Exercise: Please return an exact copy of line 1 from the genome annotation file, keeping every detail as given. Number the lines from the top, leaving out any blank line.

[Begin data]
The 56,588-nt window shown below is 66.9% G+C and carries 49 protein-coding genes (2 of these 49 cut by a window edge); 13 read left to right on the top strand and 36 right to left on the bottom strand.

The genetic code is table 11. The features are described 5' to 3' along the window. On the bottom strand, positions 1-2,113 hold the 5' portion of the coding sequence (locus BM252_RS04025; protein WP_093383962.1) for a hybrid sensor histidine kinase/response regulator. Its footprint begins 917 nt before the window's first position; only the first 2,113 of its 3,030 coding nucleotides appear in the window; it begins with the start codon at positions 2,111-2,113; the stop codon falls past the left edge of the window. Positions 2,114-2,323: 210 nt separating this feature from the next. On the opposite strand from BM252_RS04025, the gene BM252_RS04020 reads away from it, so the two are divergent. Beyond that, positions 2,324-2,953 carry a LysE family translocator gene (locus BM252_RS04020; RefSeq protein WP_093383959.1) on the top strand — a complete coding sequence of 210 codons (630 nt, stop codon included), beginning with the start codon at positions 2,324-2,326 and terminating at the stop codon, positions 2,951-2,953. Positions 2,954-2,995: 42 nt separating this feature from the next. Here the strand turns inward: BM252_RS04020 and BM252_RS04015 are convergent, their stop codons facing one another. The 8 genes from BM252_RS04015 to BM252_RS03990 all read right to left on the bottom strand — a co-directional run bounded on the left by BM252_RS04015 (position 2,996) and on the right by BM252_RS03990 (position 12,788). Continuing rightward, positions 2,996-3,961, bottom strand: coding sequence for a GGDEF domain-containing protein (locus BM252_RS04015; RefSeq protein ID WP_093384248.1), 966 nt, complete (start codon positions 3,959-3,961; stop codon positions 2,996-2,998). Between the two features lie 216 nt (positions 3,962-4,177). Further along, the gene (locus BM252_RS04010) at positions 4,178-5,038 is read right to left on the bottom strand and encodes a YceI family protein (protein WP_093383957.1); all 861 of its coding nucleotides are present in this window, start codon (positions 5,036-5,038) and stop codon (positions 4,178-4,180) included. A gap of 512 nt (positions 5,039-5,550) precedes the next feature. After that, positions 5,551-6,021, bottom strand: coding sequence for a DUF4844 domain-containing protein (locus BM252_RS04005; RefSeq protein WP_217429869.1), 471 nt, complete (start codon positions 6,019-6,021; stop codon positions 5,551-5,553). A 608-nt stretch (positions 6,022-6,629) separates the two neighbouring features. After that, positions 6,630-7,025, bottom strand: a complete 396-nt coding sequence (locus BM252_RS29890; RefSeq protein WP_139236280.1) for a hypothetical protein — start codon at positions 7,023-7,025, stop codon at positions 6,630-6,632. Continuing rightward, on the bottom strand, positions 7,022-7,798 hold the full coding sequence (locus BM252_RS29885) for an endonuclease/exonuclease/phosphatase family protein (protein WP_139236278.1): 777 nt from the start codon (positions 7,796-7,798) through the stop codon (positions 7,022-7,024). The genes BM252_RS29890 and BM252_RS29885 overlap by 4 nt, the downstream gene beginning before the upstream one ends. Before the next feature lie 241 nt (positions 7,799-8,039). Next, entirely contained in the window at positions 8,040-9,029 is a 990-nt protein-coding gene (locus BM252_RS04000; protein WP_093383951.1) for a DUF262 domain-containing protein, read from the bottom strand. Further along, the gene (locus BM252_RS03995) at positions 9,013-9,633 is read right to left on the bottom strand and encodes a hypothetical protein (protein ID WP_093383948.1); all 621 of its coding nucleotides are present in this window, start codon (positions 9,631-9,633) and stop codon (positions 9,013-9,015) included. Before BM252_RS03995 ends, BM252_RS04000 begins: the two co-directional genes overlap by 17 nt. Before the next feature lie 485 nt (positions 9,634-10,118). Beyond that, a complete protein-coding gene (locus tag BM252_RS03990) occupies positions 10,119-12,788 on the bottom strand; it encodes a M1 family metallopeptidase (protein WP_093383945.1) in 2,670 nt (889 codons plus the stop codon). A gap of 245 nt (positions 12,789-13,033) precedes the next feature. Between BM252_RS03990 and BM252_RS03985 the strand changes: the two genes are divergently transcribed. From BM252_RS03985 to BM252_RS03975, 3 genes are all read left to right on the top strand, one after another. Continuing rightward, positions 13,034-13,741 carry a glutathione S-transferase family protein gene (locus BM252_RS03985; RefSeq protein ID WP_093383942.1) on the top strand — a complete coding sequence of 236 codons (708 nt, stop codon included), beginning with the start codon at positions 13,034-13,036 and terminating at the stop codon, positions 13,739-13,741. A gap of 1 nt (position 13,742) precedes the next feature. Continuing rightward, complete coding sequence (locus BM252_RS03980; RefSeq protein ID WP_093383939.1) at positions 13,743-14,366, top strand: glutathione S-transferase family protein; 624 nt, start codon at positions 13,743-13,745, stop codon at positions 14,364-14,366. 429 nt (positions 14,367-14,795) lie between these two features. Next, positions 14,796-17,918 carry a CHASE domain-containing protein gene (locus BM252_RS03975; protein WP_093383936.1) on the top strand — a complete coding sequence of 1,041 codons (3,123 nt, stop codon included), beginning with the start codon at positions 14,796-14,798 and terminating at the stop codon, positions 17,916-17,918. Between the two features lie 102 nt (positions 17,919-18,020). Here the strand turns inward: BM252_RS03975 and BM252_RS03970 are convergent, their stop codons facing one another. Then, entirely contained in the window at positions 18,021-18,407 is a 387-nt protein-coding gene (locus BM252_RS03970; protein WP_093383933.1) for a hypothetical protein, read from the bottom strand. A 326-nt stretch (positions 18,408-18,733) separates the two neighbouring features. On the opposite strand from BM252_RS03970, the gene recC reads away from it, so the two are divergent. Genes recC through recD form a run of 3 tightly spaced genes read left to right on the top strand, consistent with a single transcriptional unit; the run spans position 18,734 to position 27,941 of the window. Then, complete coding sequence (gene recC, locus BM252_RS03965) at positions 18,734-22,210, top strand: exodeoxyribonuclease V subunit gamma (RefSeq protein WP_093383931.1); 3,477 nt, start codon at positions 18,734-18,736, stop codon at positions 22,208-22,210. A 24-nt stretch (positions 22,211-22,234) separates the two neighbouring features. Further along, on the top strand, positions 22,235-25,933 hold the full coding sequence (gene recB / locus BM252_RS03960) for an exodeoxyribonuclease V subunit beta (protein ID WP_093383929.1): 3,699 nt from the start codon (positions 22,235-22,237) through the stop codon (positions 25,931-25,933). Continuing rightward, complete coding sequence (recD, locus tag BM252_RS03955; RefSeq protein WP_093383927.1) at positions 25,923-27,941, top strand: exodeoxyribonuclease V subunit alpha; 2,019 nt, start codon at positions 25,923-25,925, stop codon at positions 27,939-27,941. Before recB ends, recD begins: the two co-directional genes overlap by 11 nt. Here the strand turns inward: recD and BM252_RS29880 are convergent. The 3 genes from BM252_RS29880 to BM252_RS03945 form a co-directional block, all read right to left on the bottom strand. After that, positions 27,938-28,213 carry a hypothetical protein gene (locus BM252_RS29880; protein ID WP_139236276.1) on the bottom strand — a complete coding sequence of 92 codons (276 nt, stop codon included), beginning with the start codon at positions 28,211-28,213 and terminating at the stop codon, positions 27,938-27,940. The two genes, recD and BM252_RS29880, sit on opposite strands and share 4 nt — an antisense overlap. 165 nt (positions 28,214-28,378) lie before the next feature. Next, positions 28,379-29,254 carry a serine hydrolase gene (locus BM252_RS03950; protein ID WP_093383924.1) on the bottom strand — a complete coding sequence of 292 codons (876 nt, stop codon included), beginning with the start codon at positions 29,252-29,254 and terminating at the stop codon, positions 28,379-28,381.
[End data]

The 56,588-nt window shown below is 66.9% G+C and carries 49 protein-coding genes (2 of these 49 cut by a window edge); 13 read left to right on the top strand and 36 right to left on the bottom strand.